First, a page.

Part of the positive psychology movement, Self-Parenting is an optimistic practice that has been in use for over twenty years. The premise of Self-Parenting is that each individual has within themselves, the ability to positively respond to painful memories and thoughts by literally holding these feelings while they comfort themselves. Yes, they are reminded that they, the adult, can comfort themselves while they have a memory of the child that they were, their inner child, at age 3 or 7, or 12. That they have the ability to hold a painful memory or thought, comfort themselves in the moment, and go on with their lives.
They are also instructed that they do not need to live their lives while their inner child is in charge of their decisions. That they do not need to make the complicated decisions of an adult about how to respond to a slight, or an opportunity, from their 6-year-old self. Rather they can have their adult in charge of their decisions, while they actively hold, honor and comfort the younger part of themselves that feels wounded, excited, or angry.
In this process the client is reminded that they are not the same as their thoughts and memories. That their feelings have a place in their lives, but that place is not to take over their lives. That to be an adult is to understand and to embrace that there are thoughts and memories that take us back to an earlier time, but remembering is simply that, remembering. Remembering is a momentary process, one that requires compassion for the child that they were. Remembering does not have to be the same as reliving, if we can learn to intervene with our adult at this point. This is the premise of Self-Parenting.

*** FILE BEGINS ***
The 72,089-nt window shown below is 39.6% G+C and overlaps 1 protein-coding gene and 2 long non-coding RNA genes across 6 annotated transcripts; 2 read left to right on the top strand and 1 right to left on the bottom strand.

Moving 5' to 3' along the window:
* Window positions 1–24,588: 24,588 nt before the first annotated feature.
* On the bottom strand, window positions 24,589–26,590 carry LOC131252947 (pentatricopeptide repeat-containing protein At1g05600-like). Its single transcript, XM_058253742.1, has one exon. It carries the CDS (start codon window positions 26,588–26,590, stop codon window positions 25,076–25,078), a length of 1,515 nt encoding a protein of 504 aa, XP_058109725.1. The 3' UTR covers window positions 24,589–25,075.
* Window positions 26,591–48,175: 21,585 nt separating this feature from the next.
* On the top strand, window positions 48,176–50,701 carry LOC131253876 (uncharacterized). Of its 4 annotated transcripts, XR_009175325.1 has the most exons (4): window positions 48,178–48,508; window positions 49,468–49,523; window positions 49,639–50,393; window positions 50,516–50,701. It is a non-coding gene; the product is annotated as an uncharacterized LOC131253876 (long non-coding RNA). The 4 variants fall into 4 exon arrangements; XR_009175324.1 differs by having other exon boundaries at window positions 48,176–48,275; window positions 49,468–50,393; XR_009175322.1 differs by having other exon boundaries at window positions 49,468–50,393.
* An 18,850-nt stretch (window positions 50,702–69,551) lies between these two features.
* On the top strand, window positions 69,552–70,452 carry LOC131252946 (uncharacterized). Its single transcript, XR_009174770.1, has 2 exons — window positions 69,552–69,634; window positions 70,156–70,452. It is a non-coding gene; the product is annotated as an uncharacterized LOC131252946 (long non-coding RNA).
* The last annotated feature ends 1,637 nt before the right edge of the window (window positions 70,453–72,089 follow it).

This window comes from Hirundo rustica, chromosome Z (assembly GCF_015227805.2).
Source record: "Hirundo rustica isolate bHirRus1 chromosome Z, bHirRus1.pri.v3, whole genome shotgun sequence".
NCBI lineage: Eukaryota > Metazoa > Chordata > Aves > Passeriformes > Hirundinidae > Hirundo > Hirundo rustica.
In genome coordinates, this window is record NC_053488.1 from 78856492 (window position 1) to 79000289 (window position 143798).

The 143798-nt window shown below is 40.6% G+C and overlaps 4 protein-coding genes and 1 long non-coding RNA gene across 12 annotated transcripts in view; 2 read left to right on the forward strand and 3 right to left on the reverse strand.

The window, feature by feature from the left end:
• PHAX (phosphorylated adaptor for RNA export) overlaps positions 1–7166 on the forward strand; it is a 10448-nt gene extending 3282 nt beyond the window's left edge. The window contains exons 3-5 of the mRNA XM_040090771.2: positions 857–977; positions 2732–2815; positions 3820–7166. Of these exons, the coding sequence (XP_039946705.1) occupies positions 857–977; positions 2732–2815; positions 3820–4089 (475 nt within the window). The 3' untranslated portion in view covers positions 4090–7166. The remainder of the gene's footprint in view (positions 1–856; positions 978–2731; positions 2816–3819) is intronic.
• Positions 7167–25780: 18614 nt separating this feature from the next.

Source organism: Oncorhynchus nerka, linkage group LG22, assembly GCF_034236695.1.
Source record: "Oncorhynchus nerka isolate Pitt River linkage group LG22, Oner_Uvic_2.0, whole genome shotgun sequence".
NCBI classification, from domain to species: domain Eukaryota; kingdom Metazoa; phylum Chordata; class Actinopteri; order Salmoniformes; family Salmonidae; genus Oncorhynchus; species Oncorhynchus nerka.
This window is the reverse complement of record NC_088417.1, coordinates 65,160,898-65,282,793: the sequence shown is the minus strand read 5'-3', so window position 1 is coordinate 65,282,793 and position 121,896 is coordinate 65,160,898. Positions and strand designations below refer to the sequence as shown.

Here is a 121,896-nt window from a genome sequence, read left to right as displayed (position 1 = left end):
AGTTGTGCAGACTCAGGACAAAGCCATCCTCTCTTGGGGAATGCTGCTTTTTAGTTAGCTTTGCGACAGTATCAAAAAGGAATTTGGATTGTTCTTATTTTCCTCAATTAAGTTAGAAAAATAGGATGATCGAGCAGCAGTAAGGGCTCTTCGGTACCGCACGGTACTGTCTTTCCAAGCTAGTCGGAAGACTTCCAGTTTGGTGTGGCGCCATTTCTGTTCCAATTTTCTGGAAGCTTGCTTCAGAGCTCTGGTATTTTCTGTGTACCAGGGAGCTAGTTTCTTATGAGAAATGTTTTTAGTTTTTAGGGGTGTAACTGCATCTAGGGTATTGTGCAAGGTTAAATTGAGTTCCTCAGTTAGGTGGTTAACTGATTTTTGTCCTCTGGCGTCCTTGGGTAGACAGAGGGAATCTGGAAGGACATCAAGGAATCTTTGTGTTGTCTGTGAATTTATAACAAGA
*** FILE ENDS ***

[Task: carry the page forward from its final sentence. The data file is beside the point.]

There is also a spiritual component to Self-Parenting. Similar to the concept of higher power, here the concept of Higher Parent is introduced as a positive, guiding inner resource that each person has to shepherd them through the process of honoring old hurts when they stay in the present and deal with them as memories.
A 12 Step Approach:
Self-Parenting is built on the premise of the 12 steps of AA, NA, and Al-Anon reinterpreted for inner child work. The steps reinforce the core beliefs found in the 12 steps, strengthen 12 step orientated programs and can easily be used together as the compliment each other.
Examples of the Self-Parenting 12 Steps include:
1. Admitted our powerless to change our past – which our lives had become unmanageable and became willing to surrender to our love and not to our fear.
2. Found hope in the belief that recovery is possible through faith and an acceptance of the fact that we are never really alone.
6. Became ready to change by giving up the demand to be perfect.
10. Practiced self-acceptance and learned to live in the present.
11. Allowed the divinity in us to shine forth by surrendering to our Higher Power (Oliver-Diaz, O’Gorman: HCI, 1988)